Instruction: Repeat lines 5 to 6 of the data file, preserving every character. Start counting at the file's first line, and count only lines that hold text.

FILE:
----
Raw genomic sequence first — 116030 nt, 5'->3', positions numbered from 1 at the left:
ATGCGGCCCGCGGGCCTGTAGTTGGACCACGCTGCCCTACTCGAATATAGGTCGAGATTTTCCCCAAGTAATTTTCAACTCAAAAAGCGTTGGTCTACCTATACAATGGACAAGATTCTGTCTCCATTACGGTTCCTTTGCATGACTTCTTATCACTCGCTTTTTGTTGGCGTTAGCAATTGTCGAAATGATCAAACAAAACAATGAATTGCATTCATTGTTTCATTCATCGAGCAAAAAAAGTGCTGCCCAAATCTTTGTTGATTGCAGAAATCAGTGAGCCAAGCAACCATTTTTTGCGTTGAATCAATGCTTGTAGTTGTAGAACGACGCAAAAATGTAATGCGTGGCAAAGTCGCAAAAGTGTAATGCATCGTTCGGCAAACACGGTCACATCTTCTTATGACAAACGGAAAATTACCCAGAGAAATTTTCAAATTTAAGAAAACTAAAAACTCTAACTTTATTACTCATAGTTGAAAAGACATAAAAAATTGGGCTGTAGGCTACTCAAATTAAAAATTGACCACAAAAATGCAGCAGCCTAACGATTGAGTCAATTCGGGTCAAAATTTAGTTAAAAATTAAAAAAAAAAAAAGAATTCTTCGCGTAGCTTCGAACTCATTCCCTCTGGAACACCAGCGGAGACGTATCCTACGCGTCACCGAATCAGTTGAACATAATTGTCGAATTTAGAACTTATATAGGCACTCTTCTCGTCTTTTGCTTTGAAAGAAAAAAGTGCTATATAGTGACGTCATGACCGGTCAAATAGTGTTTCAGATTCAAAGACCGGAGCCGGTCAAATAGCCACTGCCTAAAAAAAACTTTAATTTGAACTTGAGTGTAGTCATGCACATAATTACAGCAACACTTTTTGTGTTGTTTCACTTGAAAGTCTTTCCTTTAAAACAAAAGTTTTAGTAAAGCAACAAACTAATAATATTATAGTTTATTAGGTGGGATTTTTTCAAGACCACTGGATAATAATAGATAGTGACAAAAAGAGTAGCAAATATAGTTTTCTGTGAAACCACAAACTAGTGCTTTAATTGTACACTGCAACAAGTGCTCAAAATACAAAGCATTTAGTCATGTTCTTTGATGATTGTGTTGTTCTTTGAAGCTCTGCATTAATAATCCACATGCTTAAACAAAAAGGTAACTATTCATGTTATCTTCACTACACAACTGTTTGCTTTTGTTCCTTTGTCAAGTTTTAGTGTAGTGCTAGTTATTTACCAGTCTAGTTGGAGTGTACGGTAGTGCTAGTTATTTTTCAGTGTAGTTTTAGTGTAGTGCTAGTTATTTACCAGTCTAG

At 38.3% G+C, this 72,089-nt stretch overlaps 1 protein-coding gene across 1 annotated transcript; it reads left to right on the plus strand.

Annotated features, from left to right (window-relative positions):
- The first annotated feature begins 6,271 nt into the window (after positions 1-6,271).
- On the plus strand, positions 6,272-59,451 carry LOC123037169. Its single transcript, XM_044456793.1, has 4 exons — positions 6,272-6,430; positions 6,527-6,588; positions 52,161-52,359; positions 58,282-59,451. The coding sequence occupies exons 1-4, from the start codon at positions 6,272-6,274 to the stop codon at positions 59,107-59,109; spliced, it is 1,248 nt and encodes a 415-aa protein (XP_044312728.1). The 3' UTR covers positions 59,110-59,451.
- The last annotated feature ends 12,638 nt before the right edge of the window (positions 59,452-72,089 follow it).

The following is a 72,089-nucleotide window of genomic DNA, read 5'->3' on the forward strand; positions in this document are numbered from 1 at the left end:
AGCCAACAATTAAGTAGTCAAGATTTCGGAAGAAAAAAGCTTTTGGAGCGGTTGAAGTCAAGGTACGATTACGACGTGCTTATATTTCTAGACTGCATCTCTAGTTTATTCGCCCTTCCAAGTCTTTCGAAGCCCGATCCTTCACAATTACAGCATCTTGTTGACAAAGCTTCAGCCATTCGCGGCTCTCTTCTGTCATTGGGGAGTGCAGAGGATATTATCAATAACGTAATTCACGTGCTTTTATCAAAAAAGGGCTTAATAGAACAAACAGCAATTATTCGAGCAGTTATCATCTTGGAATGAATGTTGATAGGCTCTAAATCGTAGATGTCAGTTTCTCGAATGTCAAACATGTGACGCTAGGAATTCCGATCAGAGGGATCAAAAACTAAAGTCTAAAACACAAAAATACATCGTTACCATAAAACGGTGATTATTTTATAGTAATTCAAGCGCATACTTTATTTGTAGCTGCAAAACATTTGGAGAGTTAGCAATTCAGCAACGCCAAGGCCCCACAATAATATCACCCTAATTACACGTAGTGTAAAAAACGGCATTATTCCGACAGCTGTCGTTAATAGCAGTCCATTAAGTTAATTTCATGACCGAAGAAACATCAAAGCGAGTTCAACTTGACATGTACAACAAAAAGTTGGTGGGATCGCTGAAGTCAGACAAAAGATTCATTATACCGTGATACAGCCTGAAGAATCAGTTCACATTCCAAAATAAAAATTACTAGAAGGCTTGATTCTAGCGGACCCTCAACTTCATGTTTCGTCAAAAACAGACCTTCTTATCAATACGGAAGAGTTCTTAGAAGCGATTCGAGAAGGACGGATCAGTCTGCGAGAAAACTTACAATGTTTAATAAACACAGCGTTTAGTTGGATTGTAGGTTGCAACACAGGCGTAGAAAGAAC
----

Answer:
- The first annotated feature begins 6,271 nt into the window (after positions 1-6,271).
- On the plus strand, positions 6,272-59,451 carry LOC123037169. Its single transcript, XM_044456793.1, has 4 exons — positions 6,272-6,430; positions 6,527-6,588; positions 52,161-52,359; positions 58,282-59,451. The coding sequence occupies exons 1-4, from the start codon at positions 6,272-6,274 to the stop codon at positions 59,107-59,109; spliced, it is 1,248 nt and encodes a 415-aa protein (XP_044312728.1). The 3' UTR covers positions 59,110-59,451.